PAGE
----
The Tamil Nadu hills separating, the plains and the plateaus have two well marked passes, namely, the Attur pass in the south and the Chengam pass in the north. This pass links the Cuddalore and Villupuram district in the plain with the Salem district on the plateau. The Plakkad gap and Shenkottai gap are the only breaks in the long chain of hills that border Tamil Nadu on the west. The Eastern Ghats are not continuous when compared to the Western Ghats. They are dissected into isolated hill ranges extending from northeast to southwest through the districts of Vellore, Dharmapuri and Erode. The average elevation ranges from 1100m to 1600m.

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Tamil Nadu Land forms with different altitudes

Tamil Nadu Physiography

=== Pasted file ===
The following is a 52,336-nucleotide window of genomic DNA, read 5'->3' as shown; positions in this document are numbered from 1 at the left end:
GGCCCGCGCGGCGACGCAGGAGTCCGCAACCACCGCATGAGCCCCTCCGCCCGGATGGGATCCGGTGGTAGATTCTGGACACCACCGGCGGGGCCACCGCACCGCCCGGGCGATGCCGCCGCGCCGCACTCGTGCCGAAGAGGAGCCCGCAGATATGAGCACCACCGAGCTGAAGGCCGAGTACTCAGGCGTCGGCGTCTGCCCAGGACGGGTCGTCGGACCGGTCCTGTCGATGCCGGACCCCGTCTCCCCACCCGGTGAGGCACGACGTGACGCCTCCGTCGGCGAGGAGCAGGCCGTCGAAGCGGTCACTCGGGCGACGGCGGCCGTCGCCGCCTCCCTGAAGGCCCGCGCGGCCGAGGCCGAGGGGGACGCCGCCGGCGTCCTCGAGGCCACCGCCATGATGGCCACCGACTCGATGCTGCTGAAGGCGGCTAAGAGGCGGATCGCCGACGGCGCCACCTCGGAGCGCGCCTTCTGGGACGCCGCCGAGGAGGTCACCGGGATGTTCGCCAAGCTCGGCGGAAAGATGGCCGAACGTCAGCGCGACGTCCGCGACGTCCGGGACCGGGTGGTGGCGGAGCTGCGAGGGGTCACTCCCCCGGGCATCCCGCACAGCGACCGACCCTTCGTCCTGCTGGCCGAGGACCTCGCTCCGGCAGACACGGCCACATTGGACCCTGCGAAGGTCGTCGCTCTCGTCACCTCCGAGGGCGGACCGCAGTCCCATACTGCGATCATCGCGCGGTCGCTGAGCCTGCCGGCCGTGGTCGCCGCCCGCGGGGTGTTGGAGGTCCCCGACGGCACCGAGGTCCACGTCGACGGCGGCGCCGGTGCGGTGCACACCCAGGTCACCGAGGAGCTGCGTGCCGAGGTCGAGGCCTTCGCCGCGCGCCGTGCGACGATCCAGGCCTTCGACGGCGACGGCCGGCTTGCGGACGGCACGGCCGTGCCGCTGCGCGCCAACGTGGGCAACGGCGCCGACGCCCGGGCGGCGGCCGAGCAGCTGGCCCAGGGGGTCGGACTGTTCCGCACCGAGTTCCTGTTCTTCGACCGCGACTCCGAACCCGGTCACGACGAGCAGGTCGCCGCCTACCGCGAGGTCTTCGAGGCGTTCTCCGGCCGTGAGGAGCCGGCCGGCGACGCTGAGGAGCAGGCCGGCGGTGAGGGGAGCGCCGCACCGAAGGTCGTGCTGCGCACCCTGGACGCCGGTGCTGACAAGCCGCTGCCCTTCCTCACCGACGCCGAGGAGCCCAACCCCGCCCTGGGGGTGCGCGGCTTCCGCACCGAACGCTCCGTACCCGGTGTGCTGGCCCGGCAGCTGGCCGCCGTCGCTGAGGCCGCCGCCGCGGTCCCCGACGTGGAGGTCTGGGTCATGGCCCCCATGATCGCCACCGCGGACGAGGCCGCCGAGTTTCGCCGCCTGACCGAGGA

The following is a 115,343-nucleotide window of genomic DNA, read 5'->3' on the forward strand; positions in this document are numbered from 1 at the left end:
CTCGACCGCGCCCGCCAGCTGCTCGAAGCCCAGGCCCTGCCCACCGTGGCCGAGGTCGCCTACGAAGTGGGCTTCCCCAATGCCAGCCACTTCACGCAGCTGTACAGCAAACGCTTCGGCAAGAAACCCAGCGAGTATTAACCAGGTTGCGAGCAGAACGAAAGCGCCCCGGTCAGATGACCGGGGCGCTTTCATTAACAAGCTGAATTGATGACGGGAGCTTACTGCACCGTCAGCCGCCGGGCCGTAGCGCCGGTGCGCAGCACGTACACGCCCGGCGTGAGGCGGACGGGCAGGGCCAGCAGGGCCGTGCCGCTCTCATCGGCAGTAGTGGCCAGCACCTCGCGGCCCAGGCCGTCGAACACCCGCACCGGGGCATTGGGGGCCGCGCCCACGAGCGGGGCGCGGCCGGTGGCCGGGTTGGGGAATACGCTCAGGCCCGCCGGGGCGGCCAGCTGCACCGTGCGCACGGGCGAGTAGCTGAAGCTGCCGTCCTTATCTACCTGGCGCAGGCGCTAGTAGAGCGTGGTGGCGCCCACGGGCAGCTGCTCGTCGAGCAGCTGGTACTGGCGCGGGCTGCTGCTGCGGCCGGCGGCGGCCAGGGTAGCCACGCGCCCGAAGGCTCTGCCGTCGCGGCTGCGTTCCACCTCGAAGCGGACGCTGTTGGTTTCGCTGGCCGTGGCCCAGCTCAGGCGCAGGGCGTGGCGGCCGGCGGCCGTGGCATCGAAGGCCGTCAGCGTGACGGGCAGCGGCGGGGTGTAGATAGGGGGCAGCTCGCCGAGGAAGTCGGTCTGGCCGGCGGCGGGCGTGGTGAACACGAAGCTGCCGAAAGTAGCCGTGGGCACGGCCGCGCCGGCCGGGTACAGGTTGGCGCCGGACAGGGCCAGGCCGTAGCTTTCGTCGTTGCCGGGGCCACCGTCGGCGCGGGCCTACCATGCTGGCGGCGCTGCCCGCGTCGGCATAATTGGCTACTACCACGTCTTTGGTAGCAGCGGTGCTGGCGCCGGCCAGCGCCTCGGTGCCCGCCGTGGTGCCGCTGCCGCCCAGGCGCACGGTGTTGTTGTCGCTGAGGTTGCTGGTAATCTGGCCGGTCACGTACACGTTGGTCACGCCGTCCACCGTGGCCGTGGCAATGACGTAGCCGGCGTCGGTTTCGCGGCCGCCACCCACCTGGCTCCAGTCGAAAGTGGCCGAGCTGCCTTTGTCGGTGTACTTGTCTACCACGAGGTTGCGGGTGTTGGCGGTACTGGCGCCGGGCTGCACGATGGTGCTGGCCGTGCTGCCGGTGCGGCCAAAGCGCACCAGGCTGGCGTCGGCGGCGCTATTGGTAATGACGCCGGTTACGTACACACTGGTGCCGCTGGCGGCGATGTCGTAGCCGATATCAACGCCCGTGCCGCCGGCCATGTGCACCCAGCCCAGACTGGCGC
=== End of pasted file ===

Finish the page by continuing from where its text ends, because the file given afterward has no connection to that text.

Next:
These hillocks are called by different names in different areas, such as;

  1. Javadi Hills and Elagiri Hills in Vellore District;
  2. Shervarayan in Salem District;
  3. Kalvarayan in Villupuram District;
  4. Pachaimalai in Thiruchirappalli District;
  5. Kolli hills in Namakkal District;Chitteri hills are in both Dharmapuri and Salem Districts;
  6. Gingee hills in Villupuram District;
The highest hills of Eastern Ghats – Shervarayan (1500- 1600m).

The highest hills of Western Ghats- Anaimalai (2700m)

Plateaus of Tamil Nadu

The Eastern and Western Ghats meet at Nilgiris plateau. Four km from this plateau, it slopes gently downwards to about 1,800 m towards Coimbatore. It extends from the Nilgiris to Dharmapuri plateau or Baramahal plateau and lies to the west of Shervaroy uplands. This plateau is found with extreme abruptness on all sides. The Baramahal plateau in Dharmapuri district is at an elevation of 300 to 700m which merges with the Mysore plateau in the west. The elevation of the plateau increases from east (120m) to west (300 to 450m). Plateaus of Tamil Nadu can be grouped into two as Coimbatore plateau and Madurai plateau. In between the plateaus isolated hills are also seen. One such isolated hill is Chennimalai of Erode district.

Plains of Tamil Nadu